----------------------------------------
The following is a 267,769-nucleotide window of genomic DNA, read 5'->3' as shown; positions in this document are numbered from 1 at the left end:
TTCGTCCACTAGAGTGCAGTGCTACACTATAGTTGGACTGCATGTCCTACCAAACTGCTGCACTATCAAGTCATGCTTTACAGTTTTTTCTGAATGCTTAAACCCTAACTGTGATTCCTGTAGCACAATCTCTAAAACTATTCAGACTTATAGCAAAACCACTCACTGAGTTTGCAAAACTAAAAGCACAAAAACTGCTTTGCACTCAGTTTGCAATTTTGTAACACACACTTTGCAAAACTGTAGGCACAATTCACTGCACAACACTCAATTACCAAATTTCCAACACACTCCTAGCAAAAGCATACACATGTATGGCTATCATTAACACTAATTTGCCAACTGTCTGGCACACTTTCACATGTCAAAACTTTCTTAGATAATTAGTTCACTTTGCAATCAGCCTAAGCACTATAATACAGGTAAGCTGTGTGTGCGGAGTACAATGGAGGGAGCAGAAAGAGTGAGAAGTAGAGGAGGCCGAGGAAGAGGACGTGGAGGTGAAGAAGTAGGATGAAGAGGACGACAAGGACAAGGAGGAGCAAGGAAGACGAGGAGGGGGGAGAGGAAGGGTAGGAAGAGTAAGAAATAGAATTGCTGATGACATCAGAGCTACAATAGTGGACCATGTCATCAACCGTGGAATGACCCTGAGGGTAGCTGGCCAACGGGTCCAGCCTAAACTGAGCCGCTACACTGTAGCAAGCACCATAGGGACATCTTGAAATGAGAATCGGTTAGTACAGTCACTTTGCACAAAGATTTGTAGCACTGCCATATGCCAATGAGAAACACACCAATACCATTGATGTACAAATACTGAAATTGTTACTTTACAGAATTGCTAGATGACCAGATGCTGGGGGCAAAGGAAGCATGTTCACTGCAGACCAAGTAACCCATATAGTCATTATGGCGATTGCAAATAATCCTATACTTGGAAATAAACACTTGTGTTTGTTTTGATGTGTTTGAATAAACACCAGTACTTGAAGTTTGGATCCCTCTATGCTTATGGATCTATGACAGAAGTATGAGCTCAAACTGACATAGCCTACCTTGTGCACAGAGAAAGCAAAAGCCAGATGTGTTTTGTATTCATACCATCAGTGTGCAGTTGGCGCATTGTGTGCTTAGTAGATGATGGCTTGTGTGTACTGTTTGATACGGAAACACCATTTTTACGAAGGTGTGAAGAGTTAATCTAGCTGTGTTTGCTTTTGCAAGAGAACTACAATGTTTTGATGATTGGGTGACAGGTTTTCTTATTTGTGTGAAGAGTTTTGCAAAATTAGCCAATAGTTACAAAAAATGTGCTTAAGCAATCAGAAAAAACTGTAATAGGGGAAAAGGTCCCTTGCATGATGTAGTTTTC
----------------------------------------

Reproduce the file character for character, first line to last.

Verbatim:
The following is a 267,769-nucleotide window of genomic DNA, read 5'->3' as shown; positions in this document are numbered from 1 at the left end:
TTCGTCCACTAGAGTGCAGTGCTACACTATAGTTGGACTGCATGTCCTACCAAACTGCTGCACTATCAAGTCATGCTTTACAGTTTTTTCTGAATGCTTAAACCCTAACTGTGATTCCTGTAGCACAATCTCTAAAACTATTCAGACTTATAGCAAAACCACTCACTGAGTTTGCAAAACTAAAAGCACAAAAACTGCTTTGCACTCAGTTTGCAATTTTGTAACACACACTTTGCAAAACTGTAGGCACAATTCACTGCACAACACTCAATTACCAAATTTCCAACACACTCCTAGCAAAAGCATACACATGTATGGCTATCATTAACACTAATTTGCCAACTGTCTGGCACACTTTCACATGTCAAAACTTTCTTAGATAATTAGTTCACTTTGCAATCAGCCTAAGCACTATAATACAGGTAAGCTGTGTGTGCGGAGTACAATGGAGGGAGCAGAAAGAGTGAGAAGTAGAGGAGGCCGAGGAAGAGGACGTGGAGGTGAAGAAGTAGGATGAAGAGGACGACAAGGACAAGGAGGAGCAAGGAAGACGAGGAGGGGGGAGAGGAAGGGTAGGAAGAGTAAGAAATAGAATTGCTGATGACATCAGAGCTACAATAGTGGACCATGTCATCAACCGTGGAATGACCCTGAGGGTAGCTGGCCAACGGGTCCAGCCTAAACTGAGCCGCTACACTGTAGCAAGCACCATAGGGACATCTTGAAATGAGAATCGGTTAGTACAGTCACTTTGCACAAAGATTTGTAGCACTGCCATATGCCAATGAGAAACACACCAATACCATTGATGTACAAATACTGAAATTGTTACTTTACAGAATTGCTAGATGACCAGATGCTGGGGGCAAAGGAAGCATGTTCACTGCAGACCAAGTAACCCATATAGTCATTATGGCGATTGCAAATAATCCTATACTTGGAAATAAACACTTGTGTTTGTTTTGATGTGTTTGAATAAACACCAGTACTTGAAGTTTGGATCCCTCTATGCTTATGGATCTATGACAGAAGTATGAGCTCAAACTGACATAGCCTACCTTGTGCACAGAGAAAGCAAAAGCCAGATGTGTTTTGTATTCATACCATCAGTGTGCAGTTGGCGCATTGTGTGCTTAGTAGATGATGGCTTGTGTGTACTGTTTGATACGGAAACACCATTTTTACGAAGGTGTGAAGAGTTAATCTAGCTGTGTTTGCTTTTGCAAGAGAACTACAATGTTTTGATGATTGGGTGACAGGTTTTCTTATTTGTGTGAAGAGTTTTGCAAAATTAGCCAATAGTTACAAAAAATGTGCTTAAGCAATCAGAAAAAACTGTAATAGGGGAAAAGGTCCCTTGCATGATGTAGTTTTC